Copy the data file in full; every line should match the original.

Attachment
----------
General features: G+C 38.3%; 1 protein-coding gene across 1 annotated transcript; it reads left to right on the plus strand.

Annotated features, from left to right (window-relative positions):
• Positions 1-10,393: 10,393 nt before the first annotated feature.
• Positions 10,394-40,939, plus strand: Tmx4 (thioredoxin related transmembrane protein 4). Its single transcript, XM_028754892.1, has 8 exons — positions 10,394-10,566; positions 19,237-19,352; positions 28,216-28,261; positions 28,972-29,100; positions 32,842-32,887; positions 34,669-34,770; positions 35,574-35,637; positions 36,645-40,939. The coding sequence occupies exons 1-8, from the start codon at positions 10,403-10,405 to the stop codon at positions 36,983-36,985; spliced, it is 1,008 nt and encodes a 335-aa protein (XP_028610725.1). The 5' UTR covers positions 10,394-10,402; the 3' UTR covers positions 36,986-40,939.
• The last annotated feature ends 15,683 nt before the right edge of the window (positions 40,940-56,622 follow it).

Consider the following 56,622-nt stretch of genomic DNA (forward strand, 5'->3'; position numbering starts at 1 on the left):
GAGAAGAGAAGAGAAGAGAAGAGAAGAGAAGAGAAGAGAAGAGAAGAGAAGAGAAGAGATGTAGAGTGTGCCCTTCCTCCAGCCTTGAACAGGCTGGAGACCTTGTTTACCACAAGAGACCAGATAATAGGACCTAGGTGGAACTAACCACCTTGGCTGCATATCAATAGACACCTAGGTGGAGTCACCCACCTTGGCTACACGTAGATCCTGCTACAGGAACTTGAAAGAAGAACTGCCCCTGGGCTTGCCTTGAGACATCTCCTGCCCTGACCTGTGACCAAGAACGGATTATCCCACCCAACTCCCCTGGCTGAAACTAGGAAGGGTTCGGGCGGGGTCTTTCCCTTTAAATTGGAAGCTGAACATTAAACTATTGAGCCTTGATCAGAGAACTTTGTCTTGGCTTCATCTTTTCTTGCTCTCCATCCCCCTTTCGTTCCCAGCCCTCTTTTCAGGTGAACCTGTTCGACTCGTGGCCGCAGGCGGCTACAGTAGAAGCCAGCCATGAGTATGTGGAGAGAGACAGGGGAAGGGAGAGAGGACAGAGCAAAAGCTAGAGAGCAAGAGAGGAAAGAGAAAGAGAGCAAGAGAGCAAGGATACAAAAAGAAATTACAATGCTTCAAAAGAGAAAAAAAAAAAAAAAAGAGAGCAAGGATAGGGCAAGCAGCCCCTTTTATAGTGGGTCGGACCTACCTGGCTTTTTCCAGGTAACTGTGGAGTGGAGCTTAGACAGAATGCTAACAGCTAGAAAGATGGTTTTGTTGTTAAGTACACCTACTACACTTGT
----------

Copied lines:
General features: G+C 38.3%; 1 protein-coding gene across 1 annotated transcript; it reads left to right on the plus strand.

Annotated features, from left to right (window-relative positions):
• Positions 1-10,393: 10,393 nt before the first annotated feature.
• Positions 10,394-40,939, plus strand: Tmx4 (thioredoxin related transmembrane protein 4). Its single transcript, XM_028754892.1, has 8 exons — positions 10,394-10,566; positions 19,237-19,352; positions 28,216-28,261; positions 28,972-29,100; positions 32,842-32,887; positions 34,669-34,770; positions 35,574-35,637; positions 36,645-40,939. The coding sequence occupies exons 1-8, from the start codon at positions 10,403-10,405 to the stop codon at positions 36,983-36,985; spliced, it is 1,008 nt and encodes a 335-aa protein (XP_028610725.1). The 5' UTR covers positions 10,394-10,402; the 3' UTR covers positions 36,986-40,939.
• The last annotated feature ends 15,683 nt before the right edge of the window (positions 40,940-56,622 follow it).

Consider the following 56,622-nt stretch of genomic DNA (forward strand, 5'->3'; position numbering starts at 1 on the left):
GAGAAGAGAAGAGAAGAGAAGAGAAGAGAAGAGAAGAGAAGAGAAGAGAAGAGAAGAGATGTAGAGTGTGCCCTTCCTCCAGCCTTGAACAGGCTGGAGACCTTGTTTACCACAAGAGACCAGATAATAGGACCTAGGTGGAACTAACCACCTTGGCTGCATATCAATAGACACCTAGGTGGAGTCACCCACCTTGGCTACACGTAGATCCTGCTACAGGAACTTGAAAGAAGAACTGCCCCTGGGCTTGCCTTGAGACATCTCCTGCCCTGACCTGTGACCAAGAACGGATTATCCCACCCAACTCCCCTGGCTGAAACTAGGAAGGGTTCGGGCGGGGTCTTTCCCTTTAAATTGGAAGCTGAACATTAAACTATTGAGCCTTGATCAGAGAACTTTGTCTTGGCTTCATCTTTTCTTGCTCTCCATCCCCCTTTCGTTCCCAGCCCTCTTTTCAGGTGAACCTGTTCGACTCGTGGCCGCAGGCGGCTACAGTAGAAGCCAGCCATGAGTATGTGGAGAGAGACAGGGGAAGGGAGAGAGGACAGAGCAAAAGCTAGAGAGCAAGAGAGGAAAGAGAAAGAGAGCAAGAGAGCAAGGATACAAAAAGAAATTACAATGCTTCAAAAGAGAAAAAAAAAAAAAAAAGAGAGCAAGGATAGGGCAAGCAGCCCCTTTTATAGTGGGTCGGACCTACCTGGCTTTTTCCAGGTAACTGTGGAGTGGAGCTTAGACAGAATGCTAACAGCTAGAAAGATGGTTTTGTTGTTAAGTACACCTACTACACTTGT